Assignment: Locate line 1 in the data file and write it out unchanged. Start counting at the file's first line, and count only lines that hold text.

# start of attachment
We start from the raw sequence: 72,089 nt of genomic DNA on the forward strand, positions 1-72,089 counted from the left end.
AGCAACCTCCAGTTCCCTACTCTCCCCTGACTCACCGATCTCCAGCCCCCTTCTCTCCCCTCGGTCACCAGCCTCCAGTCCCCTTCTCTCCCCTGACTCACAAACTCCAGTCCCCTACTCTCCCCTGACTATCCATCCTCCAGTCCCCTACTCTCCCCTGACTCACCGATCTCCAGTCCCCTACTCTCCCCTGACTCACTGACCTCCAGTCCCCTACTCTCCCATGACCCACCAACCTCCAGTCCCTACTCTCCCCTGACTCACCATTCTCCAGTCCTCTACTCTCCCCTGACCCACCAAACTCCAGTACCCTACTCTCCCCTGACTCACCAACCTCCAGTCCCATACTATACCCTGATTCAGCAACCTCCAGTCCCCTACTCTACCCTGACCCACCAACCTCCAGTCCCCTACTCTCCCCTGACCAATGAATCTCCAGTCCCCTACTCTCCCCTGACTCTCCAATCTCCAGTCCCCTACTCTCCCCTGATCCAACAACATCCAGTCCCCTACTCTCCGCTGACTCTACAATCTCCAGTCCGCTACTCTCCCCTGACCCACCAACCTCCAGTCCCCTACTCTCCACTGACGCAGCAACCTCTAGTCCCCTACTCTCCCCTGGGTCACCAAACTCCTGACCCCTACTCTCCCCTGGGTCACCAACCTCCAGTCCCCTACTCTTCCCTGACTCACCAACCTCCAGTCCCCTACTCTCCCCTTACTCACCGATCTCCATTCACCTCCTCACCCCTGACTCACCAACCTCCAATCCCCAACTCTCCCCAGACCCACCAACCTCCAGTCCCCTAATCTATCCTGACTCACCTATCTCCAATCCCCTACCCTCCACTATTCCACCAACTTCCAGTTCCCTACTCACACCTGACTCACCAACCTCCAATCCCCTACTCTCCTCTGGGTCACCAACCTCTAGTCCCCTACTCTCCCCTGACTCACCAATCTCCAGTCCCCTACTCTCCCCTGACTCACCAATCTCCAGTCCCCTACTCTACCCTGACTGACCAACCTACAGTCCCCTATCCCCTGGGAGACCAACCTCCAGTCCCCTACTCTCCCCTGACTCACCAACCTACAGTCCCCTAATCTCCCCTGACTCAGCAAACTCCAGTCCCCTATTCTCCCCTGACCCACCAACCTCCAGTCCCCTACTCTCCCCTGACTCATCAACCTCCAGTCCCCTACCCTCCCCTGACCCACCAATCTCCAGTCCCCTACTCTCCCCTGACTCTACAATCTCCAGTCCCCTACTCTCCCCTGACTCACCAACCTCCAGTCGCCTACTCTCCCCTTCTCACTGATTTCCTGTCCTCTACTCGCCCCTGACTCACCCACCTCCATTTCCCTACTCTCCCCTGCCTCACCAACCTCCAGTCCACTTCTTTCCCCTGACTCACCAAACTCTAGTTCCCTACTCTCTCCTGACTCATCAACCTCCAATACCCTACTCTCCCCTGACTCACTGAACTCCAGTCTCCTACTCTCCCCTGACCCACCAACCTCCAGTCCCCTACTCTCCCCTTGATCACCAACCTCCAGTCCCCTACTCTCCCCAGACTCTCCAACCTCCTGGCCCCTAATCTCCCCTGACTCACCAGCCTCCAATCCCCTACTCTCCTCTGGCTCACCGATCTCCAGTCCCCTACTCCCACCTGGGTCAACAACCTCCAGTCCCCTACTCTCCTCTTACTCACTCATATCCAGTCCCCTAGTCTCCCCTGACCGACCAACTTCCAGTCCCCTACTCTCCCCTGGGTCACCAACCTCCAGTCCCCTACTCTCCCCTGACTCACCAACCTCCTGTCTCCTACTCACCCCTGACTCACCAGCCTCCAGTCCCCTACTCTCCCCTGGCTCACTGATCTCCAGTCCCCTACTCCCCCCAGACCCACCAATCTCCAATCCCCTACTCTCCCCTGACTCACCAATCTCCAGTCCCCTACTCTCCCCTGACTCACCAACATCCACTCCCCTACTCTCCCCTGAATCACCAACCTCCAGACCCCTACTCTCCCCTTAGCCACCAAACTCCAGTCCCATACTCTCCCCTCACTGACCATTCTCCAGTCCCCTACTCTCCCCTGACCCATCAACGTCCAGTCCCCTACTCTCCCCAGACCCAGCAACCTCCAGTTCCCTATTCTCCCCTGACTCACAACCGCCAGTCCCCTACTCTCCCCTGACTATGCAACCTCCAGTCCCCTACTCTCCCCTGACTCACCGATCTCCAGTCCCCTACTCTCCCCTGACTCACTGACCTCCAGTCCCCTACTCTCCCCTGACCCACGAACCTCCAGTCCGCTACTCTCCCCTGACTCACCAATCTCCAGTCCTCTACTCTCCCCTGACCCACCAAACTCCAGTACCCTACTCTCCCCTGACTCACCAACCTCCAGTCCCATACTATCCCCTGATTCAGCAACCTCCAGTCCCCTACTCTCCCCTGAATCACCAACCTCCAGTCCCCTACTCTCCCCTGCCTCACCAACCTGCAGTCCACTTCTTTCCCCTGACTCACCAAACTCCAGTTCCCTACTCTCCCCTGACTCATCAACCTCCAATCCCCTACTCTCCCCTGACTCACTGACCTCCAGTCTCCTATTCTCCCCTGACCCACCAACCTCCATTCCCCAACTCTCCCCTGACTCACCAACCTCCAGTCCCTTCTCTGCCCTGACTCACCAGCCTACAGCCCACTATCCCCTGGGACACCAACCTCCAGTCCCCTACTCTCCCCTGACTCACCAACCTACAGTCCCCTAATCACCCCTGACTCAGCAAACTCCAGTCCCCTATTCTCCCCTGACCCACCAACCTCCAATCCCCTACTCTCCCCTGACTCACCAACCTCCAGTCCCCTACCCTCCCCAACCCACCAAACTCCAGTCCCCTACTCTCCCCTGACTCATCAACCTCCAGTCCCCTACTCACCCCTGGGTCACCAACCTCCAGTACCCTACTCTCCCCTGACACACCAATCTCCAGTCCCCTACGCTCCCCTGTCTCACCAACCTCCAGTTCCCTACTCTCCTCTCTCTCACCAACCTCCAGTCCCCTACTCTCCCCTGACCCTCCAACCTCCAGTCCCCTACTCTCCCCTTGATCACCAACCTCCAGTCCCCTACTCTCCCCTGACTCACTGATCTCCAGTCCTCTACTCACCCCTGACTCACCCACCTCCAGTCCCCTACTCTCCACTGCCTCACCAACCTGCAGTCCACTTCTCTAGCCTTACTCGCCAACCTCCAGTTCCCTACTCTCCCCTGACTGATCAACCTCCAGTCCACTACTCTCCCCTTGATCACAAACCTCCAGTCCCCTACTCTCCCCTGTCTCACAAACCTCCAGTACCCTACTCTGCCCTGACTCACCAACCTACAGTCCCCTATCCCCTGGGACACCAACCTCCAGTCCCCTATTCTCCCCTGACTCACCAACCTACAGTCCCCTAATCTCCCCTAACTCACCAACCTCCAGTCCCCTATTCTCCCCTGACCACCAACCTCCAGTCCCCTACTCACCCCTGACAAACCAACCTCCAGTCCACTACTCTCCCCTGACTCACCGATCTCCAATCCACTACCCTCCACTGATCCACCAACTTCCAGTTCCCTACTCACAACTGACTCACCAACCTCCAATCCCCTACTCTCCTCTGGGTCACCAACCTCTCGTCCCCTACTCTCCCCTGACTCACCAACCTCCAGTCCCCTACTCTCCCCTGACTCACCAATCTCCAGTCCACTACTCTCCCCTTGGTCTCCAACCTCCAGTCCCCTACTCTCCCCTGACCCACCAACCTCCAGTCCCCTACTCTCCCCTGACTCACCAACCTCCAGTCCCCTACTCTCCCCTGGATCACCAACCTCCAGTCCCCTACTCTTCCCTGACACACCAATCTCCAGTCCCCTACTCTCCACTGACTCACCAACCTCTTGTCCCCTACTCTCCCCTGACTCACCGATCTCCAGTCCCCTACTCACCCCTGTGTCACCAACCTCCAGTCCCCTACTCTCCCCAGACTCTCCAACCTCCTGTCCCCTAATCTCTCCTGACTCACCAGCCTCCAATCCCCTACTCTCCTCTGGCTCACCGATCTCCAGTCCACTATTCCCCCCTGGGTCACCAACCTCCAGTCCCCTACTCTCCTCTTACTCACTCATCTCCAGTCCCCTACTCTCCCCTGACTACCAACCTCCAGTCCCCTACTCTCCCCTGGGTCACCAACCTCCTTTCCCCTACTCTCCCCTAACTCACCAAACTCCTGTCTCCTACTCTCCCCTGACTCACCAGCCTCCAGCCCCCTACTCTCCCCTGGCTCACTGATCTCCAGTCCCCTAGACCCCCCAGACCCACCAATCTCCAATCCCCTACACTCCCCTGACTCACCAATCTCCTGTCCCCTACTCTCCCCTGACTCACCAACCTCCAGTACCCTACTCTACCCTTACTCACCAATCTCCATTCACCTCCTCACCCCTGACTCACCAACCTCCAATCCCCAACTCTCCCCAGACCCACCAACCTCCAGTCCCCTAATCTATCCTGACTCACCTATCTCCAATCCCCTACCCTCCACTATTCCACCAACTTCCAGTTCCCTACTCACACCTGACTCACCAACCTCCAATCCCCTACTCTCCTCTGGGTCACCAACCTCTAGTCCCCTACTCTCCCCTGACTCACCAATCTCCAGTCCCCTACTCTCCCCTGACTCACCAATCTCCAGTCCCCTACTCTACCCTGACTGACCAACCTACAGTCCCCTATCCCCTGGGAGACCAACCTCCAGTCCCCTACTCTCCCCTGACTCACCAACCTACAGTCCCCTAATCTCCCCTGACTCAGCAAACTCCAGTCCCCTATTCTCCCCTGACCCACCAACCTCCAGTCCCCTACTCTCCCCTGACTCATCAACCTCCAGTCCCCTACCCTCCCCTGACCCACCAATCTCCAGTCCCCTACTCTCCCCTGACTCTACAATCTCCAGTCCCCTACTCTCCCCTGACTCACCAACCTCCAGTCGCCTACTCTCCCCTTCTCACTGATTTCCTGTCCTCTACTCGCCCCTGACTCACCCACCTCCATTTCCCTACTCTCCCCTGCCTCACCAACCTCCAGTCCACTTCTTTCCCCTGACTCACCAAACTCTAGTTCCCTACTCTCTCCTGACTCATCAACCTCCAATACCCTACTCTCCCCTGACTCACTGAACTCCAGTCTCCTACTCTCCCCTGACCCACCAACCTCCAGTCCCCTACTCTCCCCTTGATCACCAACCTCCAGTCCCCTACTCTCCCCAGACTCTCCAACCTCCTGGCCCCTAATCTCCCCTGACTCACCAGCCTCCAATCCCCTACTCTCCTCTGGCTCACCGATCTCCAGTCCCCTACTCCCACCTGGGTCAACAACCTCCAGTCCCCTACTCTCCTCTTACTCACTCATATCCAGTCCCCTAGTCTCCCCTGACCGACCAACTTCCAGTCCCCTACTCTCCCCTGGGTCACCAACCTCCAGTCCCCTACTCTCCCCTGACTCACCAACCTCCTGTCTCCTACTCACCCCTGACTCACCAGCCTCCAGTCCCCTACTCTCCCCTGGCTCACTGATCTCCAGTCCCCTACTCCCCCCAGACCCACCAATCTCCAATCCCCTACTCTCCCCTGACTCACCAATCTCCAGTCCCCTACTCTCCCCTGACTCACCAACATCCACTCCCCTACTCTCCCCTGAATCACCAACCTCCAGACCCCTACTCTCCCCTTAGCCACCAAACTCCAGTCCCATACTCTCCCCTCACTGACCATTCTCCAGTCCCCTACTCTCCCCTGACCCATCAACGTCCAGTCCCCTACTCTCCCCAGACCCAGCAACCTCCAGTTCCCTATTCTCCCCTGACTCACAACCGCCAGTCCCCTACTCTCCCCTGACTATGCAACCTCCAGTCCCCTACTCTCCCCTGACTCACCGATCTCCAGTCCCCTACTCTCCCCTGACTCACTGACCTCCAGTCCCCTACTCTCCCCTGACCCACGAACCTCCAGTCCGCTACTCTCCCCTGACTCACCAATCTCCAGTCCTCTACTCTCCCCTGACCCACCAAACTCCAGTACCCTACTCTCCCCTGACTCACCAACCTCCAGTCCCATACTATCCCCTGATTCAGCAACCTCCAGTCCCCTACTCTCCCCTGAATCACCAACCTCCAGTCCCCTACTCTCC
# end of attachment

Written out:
We start from the raw sequence: 72,089 nt of genomic DNA on the forward strand, positions 1-72,089 counted from the left end.